(2) A person shall be qualified to be elected as President if he —
(a) is a citizen of Singapore;
(b) is not less than 45 years of age;
(c) possesses the qualifications specified in Article 44 (2) (c) and (d);
(d) is not subject to any of the disqualifications specified in Article 45;
(e) satisfies the Presidential Elections Committee that he is a person of integrity, good character and reputation;
(f) is not a member of any political party on the date of his nomination for election; and
(g) has for a period of not less than 3 years held office —
(i) as Minister, Chief Justice, Speaker, Attorney-General, Chairman of the Public Service Commission, Auditor-General, Accountant-General or Permanent Secretary;
(ii) as chairman or chief executive officer of a statutory board to which Article 22A applies;
(iii) as chairman of the board of directors or chief executive officer of a company incorporated or registered under the Companies Act (Cap. 50) with a paid-up capital of at least $100 million or its equivalent in foreign currency; or
(iv) in any other similar or comparable position of seniority and responsibility in any other organisation or department of equivalent size or complexity in the public or private sector which, in the opinion of the Presidential Elections Committee, has given him such experience and ability in administering and managing financial affairs as to enable him to carry out effectively the functions and duties of the office of President
In Presidential elections, the writ is issued by the Prime Minister. The conduct of election takes place within 6 months after the office of the President becomes vacant prior to the expiration of the term of office of the incumbent or not more than 3 months before the date of expiration of the term of office of the incumbent.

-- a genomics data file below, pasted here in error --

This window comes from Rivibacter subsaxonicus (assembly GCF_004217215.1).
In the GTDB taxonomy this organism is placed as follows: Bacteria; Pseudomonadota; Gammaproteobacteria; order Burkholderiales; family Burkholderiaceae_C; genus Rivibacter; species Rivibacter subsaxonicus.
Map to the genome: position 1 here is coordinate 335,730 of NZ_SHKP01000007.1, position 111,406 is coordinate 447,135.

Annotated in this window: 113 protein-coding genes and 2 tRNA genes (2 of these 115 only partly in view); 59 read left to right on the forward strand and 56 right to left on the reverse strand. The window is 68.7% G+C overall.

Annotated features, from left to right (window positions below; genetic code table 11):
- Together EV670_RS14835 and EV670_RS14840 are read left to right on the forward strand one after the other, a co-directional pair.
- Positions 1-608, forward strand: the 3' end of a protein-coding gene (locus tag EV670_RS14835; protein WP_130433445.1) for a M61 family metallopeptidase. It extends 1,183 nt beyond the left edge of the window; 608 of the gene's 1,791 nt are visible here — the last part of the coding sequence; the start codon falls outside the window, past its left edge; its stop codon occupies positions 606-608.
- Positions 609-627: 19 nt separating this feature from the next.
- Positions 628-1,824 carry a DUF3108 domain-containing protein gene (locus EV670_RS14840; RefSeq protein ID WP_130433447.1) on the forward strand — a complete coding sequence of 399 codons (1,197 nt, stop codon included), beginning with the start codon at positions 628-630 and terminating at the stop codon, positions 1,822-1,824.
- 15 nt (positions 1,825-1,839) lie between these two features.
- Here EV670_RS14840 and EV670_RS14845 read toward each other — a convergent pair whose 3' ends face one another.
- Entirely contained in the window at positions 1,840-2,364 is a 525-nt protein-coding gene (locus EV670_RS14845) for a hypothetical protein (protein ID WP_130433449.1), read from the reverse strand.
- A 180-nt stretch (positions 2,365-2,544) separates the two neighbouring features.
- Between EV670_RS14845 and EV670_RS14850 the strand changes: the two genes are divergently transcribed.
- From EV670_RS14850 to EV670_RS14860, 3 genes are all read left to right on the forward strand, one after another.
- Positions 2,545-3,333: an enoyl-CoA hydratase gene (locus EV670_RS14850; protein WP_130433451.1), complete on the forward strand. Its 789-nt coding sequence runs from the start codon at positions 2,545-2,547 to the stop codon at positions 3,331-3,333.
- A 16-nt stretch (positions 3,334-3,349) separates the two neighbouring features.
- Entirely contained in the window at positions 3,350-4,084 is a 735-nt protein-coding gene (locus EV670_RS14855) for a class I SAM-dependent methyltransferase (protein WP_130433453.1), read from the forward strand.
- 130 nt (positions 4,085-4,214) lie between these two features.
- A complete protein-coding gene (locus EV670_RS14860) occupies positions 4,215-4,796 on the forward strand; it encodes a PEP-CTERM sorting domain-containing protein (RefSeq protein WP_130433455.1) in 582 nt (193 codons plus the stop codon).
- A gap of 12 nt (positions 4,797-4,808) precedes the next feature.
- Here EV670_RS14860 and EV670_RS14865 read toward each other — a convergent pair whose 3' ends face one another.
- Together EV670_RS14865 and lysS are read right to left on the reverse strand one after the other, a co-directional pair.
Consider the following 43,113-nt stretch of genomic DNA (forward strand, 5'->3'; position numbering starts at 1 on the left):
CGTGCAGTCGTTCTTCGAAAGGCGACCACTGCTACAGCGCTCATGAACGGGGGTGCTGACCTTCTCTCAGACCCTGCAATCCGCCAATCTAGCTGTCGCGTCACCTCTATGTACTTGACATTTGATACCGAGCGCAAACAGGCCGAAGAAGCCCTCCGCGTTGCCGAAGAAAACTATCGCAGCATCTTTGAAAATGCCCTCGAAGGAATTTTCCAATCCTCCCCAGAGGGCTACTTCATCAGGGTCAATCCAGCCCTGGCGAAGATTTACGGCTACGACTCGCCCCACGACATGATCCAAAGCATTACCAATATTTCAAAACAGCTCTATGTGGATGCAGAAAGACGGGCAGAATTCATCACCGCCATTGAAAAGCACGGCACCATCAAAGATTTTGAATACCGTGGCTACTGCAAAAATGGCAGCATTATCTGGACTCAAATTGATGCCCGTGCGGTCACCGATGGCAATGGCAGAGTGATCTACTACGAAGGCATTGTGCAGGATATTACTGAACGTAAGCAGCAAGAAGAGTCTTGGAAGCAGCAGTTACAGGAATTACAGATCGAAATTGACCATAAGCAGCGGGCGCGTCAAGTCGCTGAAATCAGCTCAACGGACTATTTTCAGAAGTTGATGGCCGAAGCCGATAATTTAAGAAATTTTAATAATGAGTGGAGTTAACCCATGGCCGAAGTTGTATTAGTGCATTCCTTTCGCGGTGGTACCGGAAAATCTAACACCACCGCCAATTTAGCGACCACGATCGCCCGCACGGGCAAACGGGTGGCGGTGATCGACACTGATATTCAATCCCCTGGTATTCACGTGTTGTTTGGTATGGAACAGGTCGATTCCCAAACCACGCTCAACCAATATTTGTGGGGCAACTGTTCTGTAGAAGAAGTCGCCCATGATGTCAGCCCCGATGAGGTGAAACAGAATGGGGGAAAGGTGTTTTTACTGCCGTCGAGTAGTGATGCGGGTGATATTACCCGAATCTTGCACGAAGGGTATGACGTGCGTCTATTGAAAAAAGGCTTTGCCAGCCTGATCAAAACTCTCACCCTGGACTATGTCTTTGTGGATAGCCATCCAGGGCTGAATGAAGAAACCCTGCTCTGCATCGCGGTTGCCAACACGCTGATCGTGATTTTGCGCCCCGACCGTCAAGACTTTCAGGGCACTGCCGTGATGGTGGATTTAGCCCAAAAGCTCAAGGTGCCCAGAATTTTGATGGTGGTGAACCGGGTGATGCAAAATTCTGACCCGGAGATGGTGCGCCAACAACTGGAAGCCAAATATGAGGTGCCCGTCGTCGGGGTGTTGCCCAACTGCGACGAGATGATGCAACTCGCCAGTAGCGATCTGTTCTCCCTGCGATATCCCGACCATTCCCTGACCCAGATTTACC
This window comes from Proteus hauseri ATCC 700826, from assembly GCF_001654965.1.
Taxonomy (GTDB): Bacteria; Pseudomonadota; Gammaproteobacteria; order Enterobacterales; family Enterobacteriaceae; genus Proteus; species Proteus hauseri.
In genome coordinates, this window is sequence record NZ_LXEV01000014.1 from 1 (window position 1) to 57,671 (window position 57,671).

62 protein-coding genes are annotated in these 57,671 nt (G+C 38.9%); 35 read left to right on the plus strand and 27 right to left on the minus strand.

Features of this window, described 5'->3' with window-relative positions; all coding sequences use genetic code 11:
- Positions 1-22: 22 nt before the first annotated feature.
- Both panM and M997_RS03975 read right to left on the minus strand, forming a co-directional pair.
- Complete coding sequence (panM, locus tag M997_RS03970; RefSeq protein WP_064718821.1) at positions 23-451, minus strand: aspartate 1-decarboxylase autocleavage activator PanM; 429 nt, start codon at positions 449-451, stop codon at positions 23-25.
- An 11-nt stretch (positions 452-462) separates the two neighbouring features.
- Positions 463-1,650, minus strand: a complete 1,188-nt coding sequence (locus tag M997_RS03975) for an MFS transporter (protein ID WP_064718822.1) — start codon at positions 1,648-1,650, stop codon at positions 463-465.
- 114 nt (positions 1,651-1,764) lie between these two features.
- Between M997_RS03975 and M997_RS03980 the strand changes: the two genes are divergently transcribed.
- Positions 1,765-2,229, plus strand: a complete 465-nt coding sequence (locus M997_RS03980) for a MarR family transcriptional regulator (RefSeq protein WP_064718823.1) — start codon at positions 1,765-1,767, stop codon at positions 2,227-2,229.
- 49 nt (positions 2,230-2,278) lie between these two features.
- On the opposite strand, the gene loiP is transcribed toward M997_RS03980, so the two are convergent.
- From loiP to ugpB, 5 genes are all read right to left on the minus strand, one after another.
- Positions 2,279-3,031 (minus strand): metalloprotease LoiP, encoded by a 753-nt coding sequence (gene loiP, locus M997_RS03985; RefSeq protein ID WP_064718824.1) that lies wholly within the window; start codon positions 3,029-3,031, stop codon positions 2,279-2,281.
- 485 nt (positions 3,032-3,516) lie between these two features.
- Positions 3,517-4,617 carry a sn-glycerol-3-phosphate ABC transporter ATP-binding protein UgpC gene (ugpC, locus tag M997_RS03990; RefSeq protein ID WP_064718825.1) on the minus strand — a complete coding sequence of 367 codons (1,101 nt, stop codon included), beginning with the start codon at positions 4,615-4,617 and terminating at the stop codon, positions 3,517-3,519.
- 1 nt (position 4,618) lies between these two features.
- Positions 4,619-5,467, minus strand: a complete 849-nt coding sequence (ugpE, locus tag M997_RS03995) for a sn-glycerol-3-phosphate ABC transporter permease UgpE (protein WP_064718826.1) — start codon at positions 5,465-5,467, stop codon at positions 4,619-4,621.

Candidates running for presidency are screened through the Presidential Elections Committee headed by the Chairman of Public Service Commission. Any person who desires for the seat of presidency shall submit their application to the committee not later than 3 days of the writ of election. 
The Prime Minister serves as the head of the government and most of the executive powers are vested on him and the cabinet.
Elections are being held to form the parliament in a first-past the-post system, which means whoever gets the majority of the vote wins. The leader of the political party with the most votes is selected by the president as the Prime Minister and the Prime Minister chooses from the Members of the Parliament to form the cabinet. This is clearly stipulated in the Constitution:
(Article 25, Part V, Chapter 2 – The Executive)
Appointment of Prime Minister and Ministers
Article 25. —(1) The President shall appoint as Prime Minister a Member of Parliament who in his judgment is likely to command the confidence of the majority of the Members of Parliament, and shall, acting in accordance with the advice of the Prime Minister, appoint other Ministers from among the Members of Parliament: